Influence of State and/or Trait Anxieties of Wistar Rats in an Anxiety Paradigm

Ann Neurosci. 2016 Mar;23(1):44-50. doi: 10.1159/000443555. Epub 2016 Mar 11.


Systematic individual differences between male Wistar rats can be detected in paradigms such as the elevated plus maze (EPM), which is a widely used behavioral paradigm that measures fear-motivated avoidance behavior. It has been extensively used to assess anxiety profiles with face, construct and predictive validities. During a typical EPM test, animals actively avoid the open arms in favour of the closed arms. We investigated whether individuals carry inherent trait anxiety profiles and whether perturbations of different intensities influence anxiety measures. Inherent anxiety levels and coping strategies following stress have become critical determinants in pre-disposition to other neuropsychiatric disorders and affect biomedical interventions in individuals. One group of rats was screened on EPM and in the activity box. Another set of rats were randomly divided into groups and subjected to perturbations of acute and sub-chronic isolation or restraint and tested in the EPM. Based on open-arm time in the EPM, low or high anxiety profiles were identified with significant differences in all measures. Perturbations of different intensities induced differential anxiety measures as expressed in the EPM. Anxiety levels were significantly reduced in sub-chronic restrained subjects, while isolation did not show marked difference. Anxiety profiles become evident from broad sample sizes and could constitute a critical limiting factor in personalized treatments. Stress-induced anxiety disorders could implicate comorbidity to other neuropsychiatric disorders in individuals. Coping strategies come to the fore in repeated sub-chronic perturbations indicating adaptive responses to the stressor, while acute perturbation enhances expression of anxiety behaviors.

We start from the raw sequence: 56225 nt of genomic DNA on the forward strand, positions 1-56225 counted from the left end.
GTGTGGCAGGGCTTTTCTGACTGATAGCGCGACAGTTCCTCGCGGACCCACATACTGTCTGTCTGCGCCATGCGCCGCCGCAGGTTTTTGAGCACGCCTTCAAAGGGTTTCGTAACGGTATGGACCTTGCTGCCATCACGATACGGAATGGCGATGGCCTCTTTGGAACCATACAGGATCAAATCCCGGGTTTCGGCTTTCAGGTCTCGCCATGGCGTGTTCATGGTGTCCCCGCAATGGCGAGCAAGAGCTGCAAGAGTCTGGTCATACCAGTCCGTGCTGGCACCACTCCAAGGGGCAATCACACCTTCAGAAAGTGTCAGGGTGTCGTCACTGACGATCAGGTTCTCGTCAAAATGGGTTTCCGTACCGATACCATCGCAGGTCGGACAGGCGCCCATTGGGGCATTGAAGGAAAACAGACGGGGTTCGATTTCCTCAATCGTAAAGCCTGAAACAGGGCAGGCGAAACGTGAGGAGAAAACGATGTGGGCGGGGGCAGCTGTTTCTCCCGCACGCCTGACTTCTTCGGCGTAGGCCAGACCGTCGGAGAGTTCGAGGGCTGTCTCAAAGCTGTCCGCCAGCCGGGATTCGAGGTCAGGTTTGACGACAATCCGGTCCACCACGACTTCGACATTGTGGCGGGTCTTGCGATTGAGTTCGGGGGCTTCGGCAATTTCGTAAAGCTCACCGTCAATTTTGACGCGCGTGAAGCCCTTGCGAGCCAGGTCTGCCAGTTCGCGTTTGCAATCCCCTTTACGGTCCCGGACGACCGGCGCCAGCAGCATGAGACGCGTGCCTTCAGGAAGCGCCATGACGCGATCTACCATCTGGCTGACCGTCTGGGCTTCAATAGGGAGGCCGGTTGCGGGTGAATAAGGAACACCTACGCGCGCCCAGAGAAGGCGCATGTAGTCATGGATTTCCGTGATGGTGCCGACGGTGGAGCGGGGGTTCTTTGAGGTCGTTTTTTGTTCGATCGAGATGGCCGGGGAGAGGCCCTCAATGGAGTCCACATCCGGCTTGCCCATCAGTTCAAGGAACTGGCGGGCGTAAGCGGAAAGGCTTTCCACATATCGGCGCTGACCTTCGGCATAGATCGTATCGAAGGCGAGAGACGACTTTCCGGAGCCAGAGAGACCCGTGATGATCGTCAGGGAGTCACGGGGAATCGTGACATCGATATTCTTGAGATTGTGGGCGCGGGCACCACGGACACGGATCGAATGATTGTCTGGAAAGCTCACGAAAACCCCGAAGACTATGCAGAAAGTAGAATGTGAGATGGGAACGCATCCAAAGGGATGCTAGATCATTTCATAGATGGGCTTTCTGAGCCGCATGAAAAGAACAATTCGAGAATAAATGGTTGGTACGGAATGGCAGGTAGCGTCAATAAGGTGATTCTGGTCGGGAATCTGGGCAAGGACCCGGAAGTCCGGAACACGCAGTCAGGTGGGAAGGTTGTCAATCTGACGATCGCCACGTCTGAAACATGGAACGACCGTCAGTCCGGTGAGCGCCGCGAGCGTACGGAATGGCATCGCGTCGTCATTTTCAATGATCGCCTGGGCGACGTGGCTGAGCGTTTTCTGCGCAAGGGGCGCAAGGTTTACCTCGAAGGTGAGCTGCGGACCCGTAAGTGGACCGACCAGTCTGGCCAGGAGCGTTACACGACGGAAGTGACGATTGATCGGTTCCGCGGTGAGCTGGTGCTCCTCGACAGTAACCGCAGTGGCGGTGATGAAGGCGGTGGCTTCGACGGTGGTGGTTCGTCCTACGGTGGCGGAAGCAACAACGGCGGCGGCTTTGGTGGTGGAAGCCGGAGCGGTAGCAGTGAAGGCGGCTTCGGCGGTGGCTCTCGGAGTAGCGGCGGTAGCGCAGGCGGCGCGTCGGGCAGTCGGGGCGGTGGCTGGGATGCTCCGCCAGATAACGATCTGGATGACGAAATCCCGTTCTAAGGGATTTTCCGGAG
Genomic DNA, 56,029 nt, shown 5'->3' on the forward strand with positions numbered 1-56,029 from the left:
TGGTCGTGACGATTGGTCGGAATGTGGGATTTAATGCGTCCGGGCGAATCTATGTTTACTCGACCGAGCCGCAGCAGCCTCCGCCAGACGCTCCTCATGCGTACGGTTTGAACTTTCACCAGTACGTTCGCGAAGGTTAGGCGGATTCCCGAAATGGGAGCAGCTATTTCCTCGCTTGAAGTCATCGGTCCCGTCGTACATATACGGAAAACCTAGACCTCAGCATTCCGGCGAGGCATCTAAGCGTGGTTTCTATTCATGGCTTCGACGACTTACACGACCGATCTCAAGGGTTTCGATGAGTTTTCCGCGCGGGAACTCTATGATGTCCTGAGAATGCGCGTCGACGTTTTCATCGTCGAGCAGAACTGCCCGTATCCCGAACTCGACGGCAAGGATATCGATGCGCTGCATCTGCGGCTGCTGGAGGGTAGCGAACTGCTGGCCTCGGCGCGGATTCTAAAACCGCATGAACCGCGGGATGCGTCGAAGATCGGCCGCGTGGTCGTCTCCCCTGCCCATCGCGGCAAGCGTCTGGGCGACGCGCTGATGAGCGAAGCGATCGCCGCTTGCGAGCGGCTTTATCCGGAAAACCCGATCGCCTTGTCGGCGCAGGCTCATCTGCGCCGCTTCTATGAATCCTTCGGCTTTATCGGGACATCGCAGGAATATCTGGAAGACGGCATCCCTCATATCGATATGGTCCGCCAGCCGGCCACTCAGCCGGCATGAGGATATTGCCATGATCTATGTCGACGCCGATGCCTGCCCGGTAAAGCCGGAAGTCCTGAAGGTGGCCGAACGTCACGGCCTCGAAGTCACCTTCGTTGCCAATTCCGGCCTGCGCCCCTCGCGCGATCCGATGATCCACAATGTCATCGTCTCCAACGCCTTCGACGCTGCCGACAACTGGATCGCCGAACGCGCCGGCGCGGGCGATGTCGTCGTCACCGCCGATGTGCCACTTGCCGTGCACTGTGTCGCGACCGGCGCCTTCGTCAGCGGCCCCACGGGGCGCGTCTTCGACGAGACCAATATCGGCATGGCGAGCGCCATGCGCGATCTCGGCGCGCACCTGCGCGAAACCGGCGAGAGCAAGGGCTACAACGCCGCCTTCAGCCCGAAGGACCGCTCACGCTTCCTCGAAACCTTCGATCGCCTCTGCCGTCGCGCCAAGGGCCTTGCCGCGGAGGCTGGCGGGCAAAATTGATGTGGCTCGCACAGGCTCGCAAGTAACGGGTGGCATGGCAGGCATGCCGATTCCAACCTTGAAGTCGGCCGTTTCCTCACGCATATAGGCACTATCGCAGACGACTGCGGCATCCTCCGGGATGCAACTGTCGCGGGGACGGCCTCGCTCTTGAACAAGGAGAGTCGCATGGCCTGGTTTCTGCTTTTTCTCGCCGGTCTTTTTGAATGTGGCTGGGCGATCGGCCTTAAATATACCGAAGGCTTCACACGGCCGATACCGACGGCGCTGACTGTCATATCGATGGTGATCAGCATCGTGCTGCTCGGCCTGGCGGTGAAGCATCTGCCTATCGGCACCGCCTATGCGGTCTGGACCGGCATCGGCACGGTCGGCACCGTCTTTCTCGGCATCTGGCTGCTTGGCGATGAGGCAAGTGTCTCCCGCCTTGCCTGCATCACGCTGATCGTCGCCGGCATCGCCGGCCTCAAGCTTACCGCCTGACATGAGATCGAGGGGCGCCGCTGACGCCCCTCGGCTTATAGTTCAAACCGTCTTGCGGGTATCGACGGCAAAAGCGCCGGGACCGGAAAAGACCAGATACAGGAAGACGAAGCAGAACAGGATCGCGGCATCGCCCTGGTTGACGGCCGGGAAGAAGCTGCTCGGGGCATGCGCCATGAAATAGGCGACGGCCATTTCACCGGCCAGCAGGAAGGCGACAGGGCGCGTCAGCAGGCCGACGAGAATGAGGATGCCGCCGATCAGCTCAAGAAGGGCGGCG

Keywords: Behavior; Elevated plus maze; Population; Restraint; Stress.